The following is an extended version of the tips I published in the Edmonton Journal’s Passport Post feature for the week of May 16, 2015. Check the newsletter out and if you’re based in Edmonton, consider attending one of their meet-up events to exchange travel advice in a local community!
Most people visit Peru to see the legendary Machu Picchu, either by train or the Inca Trail hike, and you certainly can’t plan a visit to Peru without seeing it. But there is so much to the country than the UNESCO World Heritage Site. These are some of the most notable places to visit in the southern half of the country that I visited and recommend.
Continue reading 5 Places to Visit in Peru Besides Machu Picchu
Originally published on GoAbroad.com.
There’s a lot the guidebooks won’t tell you about a visit to Peru. Sure, Lonely Planet will make mention of top sites to see, best hostels for your money, over-touristy things to avoid, and best places to eat. They may advise about the weather and water conditions, and ideal sundries to pack. Language guidebooks may even go into the extreme difference between “Mi papá tiene 47 años” and “Mi papa tiene 47 anos” (Hint: one is about age, the other about potato assholes). But, in addition to the popular advice of generalized travel guides, here are some tips on how to happily and effectively navigate Peru with your humility intact.
Continue reading Modern Inconveniences – Expecting the Unexpected in Peru
My life has felt like a volcano about to burst these past few weeks, which is why I’ve abstained from blogging or posting pictures. I return now after the ash has settled – the eruption at the Holuhraun lava field has ended, and so have at least some of my stressors.
Continue reading Photo Friday – Eruption at Holuhraun
After enduring a particularly gruelling day hike the day before with tough winds and pelting rain, we decided to spend day two of our Banff hiking trip in Sunshine Meadows, known during the winter time as the Sunshine Ski Resort.
You take a shuttle bus up what is the ski-out in winter (and a particularly painful ski-out, since it’s quite flat and boring), and arrive at a landing of inoperative chairlifts, swinging softly in the gentle autumn breeze. There’s not a cloud in the sky today, the sun is shining, and the larches are proudly wearing their new colours.
Continue reading Photo Friday – Rock Isle Lake, Banff, Alberta
Every ten minutes or so, this geyser erupts up to 30 feet in the air. The very term “geyser” comes from the Icelandic word “Geysir”, which is the name of the inactive geothermal explosion near the site of Strokkur.
Continue reading Photo Friday – Strokkur Erupts in Iceland
“Quand un étranger vient dans ch’Nord, il brait deux fois, quand il arrive et quand il repart.” – Ch’ti Proverb Before I embarked on my study abroad in Lille, France, I was told the above proverb. Translated into English, it means: “When a stranger visits the North of France, he cries two times: when he arrives, and when he leaves.” Continue reading France’s Hidden Gem: Why You Should Visit Lille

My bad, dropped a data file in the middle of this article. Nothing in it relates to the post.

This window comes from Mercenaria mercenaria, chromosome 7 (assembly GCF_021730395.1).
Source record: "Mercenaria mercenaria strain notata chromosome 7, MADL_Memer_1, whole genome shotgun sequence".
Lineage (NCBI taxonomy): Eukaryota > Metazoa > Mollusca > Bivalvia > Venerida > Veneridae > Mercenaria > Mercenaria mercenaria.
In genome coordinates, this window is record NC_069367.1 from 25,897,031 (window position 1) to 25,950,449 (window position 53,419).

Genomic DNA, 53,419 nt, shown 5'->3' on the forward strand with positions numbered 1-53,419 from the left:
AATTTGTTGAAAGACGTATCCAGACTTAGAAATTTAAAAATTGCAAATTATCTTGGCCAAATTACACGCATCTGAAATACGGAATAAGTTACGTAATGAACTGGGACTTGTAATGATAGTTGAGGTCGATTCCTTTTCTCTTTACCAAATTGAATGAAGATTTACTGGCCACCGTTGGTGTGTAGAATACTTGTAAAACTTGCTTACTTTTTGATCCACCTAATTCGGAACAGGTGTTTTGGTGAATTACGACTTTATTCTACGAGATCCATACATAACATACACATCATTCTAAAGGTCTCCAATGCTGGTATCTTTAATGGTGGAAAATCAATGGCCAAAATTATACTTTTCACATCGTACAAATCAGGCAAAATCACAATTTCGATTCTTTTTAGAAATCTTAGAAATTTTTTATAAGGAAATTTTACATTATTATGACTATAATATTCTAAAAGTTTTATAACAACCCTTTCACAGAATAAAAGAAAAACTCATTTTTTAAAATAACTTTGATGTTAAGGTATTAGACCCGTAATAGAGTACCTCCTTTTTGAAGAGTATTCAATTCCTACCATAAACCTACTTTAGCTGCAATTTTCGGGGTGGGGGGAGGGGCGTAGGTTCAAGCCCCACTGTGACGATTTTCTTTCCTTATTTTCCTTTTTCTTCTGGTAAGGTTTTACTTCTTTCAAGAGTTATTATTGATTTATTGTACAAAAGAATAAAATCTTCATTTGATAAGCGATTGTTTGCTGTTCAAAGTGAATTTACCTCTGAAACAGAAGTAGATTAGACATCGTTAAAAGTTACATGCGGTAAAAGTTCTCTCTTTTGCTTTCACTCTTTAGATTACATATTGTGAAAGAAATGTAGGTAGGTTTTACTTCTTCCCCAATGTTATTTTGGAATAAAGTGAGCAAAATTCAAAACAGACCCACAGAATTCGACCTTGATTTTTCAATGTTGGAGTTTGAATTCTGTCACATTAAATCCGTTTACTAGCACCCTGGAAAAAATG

It’s been almost a year since I left for my first trip to Iceland, so my next few Photo Fridays may be dedicated specifically to the place that holds my heart.
After about the fourth time I saw a double rainbow in Iceland, it became less and less notable to repeat “Double rainbow, what does it mean?” to my new French and German friends on our tour of the south coast . But the rainbow never loses its magic or power, and neither do the miles and miles of cracking ice, resting on a frigid lagoon nestled between glaciers, mountains, and ocean waves.
Continue reading Photo Friday – Jökulsárlón Lagoon, Iceland
“I guess you could say I’m dreaming of summer.”
A travel writing professor spoke to us about the idea of a “pseudo-place”, the place that exists only for the tourist, that would have no place in reality if it weren’t for the visitors; a place that operates solely on expected visitation. He named Las Vegas as an example, or Disneyworld – the place itself is based only on the income of tourism. He postulated that even Banff, Alberta is a place that only breathes because of its guests.
Huacachina, Peru could be seen as such a place. A random oasis in the middle of the Peruvian desert, probably once served as a place of trade or refuge. Now, it’s a place for the people of Ica to escape for the weekend, and for thrill-seeking tourists to sand board through the dunes and drink copious amounts of alcohol.
Continue reading Photo Friday: Desert Oasis in Huacachina, Peru
After a thousand metre elevation gain on the Bourgeau Lake trail, which consists of an upwards walk through dense forests before a wet and/or gravelly scramble, you reach Harvey Pass and the small Harvey Lake. If conditions permit, you can make the ascent to the top of Mount Bourgeau to unbelievable views. Or just go a bit further from Harvey Pass, and if you’re lucky and it’s autumn, get an incredible view of the larches in their full fall colours.
Continue reading Photo Friday – Bourgeau Lake Trail, Alberta
I took this photo while I was sprinting between venues at Iceland Airwaves in 2014, from KEX Hostel to Slippbarinn, and an inebriated sprint at that. Following the coastal boardwalk takes you on a direct line from KEX to the Marina Hotel, and even though my mind was focused on getting to the venue in time to see Low Roar, I’m so thankful to have kept my gaze wandering to the ocean as often as was safely possible. For the view of Mount Esja from the shores of Reykjavik is one view I could never tire of.
Continue reading Photo Friday – Mount Esja, Reykjavik